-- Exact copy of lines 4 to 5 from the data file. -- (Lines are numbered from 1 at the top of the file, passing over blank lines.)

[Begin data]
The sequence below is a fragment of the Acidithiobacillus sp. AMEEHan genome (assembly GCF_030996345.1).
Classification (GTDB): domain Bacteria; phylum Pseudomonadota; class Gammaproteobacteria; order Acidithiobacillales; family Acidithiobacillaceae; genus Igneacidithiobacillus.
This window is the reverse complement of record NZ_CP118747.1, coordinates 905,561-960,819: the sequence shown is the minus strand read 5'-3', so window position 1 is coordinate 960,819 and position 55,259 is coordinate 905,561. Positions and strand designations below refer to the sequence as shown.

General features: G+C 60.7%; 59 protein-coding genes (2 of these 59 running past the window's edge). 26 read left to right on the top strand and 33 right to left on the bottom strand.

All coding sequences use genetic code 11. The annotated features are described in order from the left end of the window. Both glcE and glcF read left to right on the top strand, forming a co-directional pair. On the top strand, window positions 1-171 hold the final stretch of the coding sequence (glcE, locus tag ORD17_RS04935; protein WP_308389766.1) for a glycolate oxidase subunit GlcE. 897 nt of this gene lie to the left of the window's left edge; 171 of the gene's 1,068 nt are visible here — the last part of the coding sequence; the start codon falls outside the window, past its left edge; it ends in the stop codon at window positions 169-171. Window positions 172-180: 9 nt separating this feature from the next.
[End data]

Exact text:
General features: G+C 60.7%; 59 protein-coding genes (2 of these 59 running past the window's edge). 26 read left to right on the top strand and 33 right to left on the bottom strand.

All coding sequences use genetic code 11. The annotated features are described in order from the left end of the window. Both glcE and glcF read left to right on the top strand, forming a co-directional pair. On the top strand, window positions 1-171 hold the final stretch of the coding sequence (glcE, locus tag ORD17_RS04935; protein WP_308389766.1) for a glycolate oxidase subunit GlcE. 897 nt of this gene lie to the left of the window's left edge; 171 of the gene's 1,068 nt are visible here — the last part of the coding sequence; the start codon falls outside the window, past its left edge; it ends in the stop codon at window positions 169-171. Window positions 172-180: 9 nt separating this feature from the next.